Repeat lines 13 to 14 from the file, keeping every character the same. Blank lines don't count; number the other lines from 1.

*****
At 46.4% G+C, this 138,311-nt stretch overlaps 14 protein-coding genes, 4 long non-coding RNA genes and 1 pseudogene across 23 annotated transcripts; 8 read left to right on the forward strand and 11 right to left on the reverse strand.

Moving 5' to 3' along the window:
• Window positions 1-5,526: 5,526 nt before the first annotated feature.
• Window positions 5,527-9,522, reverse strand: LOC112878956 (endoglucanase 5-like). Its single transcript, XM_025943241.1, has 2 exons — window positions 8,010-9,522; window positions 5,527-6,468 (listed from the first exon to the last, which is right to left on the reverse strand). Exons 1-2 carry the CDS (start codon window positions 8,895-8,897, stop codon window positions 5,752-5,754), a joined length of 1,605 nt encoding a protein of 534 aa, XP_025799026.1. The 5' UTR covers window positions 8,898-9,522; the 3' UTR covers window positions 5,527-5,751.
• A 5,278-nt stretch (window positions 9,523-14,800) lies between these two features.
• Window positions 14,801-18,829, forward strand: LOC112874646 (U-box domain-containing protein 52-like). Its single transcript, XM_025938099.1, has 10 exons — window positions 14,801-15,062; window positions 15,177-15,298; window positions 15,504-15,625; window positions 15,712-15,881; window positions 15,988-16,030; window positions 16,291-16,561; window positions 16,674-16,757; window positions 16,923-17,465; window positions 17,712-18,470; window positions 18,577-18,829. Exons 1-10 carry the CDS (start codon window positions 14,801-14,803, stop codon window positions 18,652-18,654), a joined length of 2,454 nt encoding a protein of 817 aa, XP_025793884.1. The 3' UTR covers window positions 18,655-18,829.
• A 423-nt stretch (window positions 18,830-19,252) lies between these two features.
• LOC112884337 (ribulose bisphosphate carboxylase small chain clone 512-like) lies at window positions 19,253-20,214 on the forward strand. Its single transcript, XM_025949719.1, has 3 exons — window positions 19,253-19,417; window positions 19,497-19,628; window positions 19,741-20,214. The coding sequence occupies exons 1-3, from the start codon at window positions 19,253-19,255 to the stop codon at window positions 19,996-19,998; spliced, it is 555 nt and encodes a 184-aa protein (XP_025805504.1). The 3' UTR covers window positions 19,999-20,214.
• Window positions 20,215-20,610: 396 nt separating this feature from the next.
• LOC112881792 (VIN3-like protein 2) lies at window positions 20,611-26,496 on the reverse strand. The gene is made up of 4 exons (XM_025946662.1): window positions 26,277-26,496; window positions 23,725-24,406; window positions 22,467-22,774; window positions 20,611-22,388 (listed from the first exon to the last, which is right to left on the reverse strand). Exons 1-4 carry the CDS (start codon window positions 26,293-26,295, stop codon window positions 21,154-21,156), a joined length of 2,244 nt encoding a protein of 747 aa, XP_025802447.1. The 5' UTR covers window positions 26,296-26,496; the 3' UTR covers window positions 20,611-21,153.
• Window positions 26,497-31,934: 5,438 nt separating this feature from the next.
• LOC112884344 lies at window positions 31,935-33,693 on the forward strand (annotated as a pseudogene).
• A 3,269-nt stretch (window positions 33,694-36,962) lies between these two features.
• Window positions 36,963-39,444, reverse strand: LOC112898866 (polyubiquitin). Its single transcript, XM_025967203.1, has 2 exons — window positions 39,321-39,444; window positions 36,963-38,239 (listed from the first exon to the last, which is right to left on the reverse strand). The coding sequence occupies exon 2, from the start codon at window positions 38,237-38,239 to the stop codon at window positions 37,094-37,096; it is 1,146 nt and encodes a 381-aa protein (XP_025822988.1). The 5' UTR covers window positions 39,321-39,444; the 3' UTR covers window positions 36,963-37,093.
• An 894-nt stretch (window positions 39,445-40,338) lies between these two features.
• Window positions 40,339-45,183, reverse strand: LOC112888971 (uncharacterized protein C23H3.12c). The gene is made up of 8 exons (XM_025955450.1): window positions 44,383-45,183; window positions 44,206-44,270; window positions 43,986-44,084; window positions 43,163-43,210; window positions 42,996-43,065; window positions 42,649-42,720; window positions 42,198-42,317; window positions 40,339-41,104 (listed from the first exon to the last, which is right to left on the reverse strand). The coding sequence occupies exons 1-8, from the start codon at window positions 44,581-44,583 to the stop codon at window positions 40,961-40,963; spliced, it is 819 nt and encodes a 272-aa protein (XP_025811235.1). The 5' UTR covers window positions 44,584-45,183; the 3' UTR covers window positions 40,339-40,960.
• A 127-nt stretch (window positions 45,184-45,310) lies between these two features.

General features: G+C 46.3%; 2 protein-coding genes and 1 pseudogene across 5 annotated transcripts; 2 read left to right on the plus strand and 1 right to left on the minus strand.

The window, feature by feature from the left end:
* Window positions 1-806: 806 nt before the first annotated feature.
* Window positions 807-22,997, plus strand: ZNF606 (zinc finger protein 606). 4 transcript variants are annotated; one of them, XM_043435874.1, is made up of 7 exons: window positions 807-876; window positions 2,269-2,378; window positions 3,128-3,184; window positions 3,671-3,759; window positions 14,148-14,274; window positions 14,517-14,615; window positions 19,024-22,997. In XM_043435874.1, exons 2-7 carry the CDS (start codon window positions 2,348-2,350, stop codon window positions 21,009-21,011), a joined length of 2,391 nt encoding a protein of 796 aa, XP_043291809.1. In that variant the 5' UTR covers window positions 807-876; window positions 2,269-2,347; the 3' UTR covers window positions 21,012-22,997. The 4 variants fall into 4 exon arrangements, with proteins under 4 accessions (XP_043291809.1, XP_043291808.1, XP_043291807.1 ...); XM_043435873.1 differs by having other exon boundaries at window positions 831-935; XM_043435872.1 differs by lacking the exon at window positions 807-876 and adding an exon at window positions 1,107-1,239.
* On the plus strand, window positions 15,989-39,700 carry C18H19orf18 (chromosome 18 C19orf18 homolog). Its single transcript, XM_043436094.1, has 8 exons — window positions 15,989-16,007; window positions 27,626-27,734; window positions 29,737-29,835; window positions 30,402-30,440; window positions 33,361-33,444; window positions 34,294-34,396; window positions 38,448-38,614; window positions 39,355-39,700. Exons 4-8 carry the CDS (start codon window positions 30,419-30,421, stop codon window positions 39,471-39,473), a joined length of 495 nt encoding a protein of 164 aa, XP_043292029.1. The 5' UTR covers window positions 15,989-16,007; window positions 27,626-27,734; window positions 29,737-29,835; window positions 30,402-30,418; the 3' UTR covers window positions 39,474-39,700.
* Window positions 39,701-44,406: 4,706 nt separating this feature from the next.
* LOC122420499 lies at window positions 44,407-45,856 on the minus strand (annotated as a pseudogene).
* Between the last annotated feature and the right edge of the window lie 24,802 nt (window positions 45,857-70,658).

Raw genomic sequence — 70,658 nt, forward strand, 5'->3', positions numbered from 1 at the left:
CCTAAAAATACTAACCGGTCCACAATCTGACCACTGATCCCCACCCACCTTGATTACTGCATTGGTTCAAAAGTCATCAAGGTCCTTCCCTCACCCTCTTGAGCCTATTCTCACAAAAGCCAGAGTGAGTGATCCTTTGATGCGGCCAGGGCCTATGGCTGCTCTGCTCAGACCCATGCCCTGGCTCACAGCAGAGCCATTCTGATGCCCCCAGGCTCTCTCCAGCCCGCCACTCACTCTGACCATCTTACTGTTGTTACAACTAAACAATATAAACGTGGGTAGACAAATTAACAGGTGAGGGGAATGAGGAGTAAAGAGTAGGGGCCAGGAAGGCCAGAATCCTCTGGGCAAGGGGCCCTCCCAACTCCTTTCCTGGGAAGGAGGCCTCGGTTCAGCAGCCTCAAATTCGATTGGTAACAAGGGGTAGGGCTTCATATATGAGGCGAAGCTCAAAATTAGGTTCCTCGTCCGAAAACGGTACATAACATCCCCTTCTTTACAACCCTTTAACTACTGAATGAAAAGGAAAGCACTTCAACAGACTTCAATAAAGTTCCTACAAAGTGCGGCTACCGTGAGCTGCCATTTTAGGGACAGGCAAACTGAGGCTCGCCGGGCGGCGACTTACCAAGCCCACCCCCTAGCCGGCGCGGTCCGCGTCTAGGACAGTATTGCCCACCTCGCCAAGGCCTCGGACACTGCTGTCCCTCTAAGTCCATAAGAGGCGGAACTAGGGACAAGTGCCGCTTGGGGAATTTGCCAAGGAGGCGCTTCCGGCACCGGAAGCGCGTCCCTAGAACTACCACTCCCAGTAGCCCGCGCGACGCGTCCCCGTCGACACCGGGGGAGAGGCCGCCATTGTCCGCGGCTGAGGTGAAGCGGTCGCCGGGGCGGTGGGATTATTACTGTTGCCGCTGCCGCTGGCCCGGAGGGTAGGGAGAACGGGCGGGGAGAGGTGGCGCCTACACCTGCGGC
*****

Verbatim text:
• A 3,269-nt stretch (window positions 33,694-36,962) lies between these two features.
• Window positions 36,963-39,444, reverse strand: LOC112898866 (polyubiquitin). Its single transcript, XM_025967203.1, has 2 exons — window positions 39,321-39,444; window positions 36,963-38,239 (listed from the first exon to the last, which is right to left on the reverse strand). The coding sequence occupies exon 2, from the start codon at window positions 38,237-38,239 to the stop codon at window positions 37,094-37,096; it is 1,146 nt and encodes a 381-aa protein (XP_025822988.1). The 5' UTR covers window positions 39,321-39,444; the 3' UTR covers window positions 36,963-37,093.